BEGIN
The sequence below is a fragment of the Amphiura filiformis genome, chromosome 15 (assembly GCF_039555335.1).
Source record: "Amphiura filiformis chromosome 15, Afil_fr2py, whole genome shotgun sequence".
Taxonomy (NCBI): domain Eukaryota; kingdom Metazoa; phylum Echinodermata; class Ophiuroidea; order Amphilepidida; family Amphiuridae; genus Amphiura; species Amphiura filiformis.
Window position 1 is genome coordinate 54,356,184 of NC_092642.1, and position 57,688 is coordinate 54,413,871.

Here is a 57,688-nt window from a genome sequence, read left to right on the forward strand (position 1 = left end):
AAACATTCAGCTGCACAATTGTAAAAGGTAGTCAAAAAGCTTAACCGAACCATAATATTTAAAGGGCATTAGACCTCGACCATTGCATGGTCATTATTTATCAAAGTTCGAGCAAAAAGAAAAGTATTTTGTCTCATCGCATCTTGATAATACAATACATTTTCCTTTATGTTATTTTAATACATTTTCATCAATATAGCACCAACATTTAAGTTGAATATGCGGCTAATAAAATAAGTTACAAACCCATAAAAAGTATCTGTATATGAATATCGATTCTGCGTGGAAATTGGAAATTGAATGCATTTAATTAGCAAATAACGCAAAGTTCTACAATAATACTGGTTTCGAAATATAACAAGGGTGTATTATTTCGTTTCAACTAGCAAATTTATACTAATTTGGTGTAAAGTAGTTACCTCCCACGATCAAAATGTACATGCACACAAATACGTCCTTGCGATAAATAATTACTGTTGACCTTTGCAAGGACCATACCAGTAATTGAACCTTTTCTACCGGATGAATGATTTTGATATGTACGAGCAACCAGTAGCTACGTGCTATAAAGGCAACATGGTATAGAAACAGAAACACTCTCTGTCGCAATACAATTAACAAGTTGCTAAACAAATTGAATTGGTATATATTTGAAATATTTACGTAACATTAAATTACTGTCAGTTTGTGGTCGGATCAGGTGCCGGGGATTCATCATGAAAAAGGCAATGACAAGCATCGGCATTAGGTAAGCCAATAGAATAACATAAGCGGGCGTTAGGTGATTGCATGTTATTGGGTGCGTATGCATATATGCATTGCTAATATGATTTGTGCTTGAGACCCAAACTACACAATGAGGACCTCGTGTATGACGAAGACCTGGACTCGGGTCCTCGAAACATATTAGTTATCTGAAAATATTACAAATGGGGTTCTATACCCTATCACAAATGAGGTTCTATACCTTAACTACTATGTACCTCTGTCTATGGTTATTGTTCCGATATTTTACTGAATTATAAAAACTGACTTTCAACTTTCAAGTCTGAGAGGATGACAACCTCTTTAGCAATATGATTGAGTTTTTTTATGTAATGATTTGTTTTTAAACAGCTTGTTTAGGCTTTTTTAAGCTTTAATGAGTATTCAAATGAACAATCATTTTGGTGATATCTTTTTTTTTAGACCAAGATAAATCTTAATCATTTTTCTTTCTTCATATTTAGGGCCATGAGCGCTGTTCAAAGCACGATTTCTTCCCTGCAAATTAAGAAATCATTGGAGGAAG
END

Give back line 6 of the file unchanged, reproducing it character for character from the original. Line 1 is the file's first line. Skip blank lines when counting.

AAACATTCAGCTGCACAATTGTAAAAGGTAGTCAAAAAGCTTAACCGAACCATAATATTTAAAGGGCATTAGACCTCGACCATTGCATGGTCATTATTTATCAAAGTTCGAGCAAAAAGAAAAGTATTTTGTCTCATCGCATCTTGATAATACAATACATTTTCCTTTATGTTATTTTAATACATTTTCATCAATATAGCACCAACATTTAAGTTGAATATGCGGCTAATAAAATAAGTTACAAACCCATAAAAAGTATCTGTATATGAATATCGATTCTGCGTGGAAATTGGAAATTGAATGCATTTAATTAGCAAATAACGCAAAGTTCTACAATAATACTGGTTTCGAAATATAACAAGGGTGTATTATTTCGTTTCAACTAGCAAATTTATACTAATTTGGTGTAAAGTAGTTACCTCCCACGATCAAAATGTACATGCACACAAATACGTCCTTGCGATAAATAATTACTGTTGACCTTTGCAAGGACCATACCAGTAATTGAACCTTTTCTACCGGATGAATGATTTTGATATGTACGAGCAACCAGTAGCTACGTGCTATAAAGGCAACATGGTATAGAAACAGAAACACTCTCTGTCGCAATACAATTAACAAGTTGCTAAACAAATTGAATTGGTATATATTTGAAATATTTACGTAACATTAAATTACTGTCAGTTTGTGGTCGGATCAGGTGCCGGGGATTCATCATGAAAAAGGCAATGACAAGCATCGGCATTAGGTAAGCCAATAGAATAACATAAGCGGGCGTTAGGTGATTGCATGTTATTGGGTGCGTATGCATATATGCATTGCTAATATGATTTGTGCTTGAGACCCAAACTACACAATGAGGACCTCGTGTATGACGAAGACCTGGACTCGGGTCCTCGAAACATATTAGTTATCTGAAAATATTACAAATGGGGTTCTATACCCTATCACAAATGAGGTTCTATACCTTAACTACTATGTACCTCTGTCTATGGTTATTGTTCCGATATTTTACTGAATTATAAAAACTGACTTTCAACTTTCAAGTCTGAGAGGATGACAACCTCTTTAGCAATATGATTGAGTTTTTTTATGTAATGATTTGTTTTTAAACAGCTTGTTTAGGCTTTTTTAAGCTTTAATGAGTATTCAAATGAACAATCATTTTGGTGATATCTTTTTTTTTAGACCAAGATAAATCTTAATCATTTTTCTTTCTTCATATTTAGGGCCATGAGCGCTGTTCAAAGCACGATTTCTTCCCTGCAAATTAAGAAATCATTGGAGGAAG